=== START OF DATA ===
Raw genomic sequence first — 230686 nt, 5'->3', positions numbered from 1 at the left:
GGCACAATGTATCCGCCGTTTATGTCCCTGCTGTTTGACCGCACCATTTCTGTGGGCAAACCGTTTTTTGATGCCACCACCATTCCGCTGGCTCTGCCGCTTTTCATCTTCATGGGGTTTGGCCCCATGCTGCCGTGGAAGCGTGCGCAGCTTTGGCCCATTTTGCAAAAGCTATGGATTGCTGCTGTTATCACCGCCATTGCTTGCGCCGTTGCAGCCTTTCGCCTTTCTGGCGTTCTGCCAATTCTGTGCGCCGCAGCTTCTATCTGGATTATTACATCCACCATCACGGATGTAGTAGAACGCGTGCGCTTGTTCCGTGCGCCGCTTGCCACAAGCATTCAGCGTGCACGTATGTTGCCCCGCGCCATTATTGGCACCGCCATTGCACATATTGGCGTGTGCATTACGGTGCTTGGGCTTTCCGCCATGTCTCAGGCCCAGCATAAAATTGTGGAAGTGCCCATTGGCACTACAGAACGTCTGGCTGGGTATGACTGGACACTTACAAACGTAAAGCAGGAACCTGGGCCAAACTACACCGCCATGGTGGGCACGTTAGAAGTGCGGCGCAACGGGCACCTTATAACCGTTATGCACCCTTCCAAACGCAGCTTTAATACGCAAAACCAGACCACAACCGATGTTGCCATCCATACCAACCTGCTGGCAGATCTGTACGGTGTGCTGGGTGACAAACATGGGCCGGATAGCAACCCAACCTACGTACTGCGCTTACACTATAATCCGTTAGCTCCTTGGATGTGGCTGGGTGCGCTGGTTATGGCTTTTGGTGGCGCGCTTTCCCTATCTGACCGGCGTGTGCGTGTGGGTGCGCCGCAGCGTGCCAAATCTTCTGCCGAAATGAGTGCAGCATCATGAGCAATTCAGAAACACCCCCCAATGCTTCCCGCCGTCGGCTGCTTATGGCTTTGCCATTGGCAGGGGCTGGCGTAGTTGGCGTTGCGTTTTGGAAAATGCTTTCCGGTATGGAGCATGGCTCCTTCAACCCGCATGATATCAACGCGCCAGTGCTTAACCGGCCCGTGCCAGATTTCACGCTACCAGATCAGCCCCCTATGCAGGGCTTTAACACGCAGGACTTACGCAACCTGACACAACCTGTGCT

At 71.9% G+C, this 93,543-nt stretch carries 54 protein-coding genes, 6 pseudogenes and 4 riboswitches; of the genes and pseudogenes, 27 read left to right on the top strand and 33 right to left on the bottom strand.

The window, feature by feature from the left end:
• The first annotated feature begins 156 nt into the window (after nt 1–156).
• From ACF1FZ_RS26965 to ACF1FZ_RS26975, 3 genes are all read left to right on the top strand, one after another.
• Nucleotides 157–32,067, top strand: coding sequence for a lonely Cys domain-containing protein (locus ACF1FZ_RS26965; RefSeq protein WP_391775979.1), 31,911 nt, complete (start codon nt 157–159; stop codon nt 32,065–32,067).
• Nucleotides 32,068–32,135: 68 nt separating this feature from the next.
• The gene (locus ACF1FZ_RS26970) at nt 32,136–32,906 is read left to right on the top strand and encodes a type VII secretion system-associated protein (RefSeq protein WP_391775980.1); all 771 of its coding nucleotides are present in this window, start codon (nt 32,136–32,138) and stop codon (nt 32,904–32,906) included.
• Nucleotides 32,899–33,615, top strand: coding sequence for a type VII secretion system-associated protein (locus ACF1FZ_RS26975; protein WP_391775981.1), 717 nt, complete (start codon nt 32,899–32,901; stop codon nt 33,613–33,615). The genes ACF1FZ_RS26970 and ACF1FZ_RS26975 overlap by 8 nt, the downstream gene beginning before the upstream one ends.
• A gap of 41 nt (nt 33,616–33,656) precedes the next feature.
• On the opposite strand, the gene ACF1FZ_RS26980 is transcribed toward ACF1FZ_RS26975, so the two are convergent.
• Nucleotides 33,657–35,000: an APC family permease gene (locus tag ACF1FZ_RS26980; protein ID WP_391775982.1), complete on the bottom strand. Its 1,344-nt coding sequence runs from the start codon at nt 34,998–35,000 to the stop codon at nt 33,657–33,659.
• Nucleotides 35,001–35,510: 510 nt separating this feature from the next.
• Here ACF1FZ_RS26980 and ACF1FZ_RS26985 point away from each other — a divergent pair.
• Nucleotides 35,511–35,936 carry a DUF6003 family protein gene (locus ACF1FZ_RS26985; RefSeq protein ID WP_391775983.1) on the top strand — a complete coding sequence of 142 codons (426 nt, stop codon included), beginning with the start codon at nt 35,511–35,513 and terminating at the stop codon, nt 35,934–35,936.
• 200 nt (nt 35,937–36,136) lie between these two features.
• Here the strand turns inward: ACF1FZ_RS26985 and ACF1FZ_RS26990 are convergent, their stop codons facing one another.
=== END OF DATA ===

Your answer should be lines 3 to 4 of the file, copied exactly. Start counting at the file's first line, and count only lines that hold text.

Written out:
At 71.9% G+C, this 93,543-nt stretch carries 54 protein-coding genes, 6 pseudogenes and 4 riboswitches; of the genes and pseudogenes, 27 read left to right on the top strand and 33 right to left on the bottom strand.

The window, feature by feature from the left end: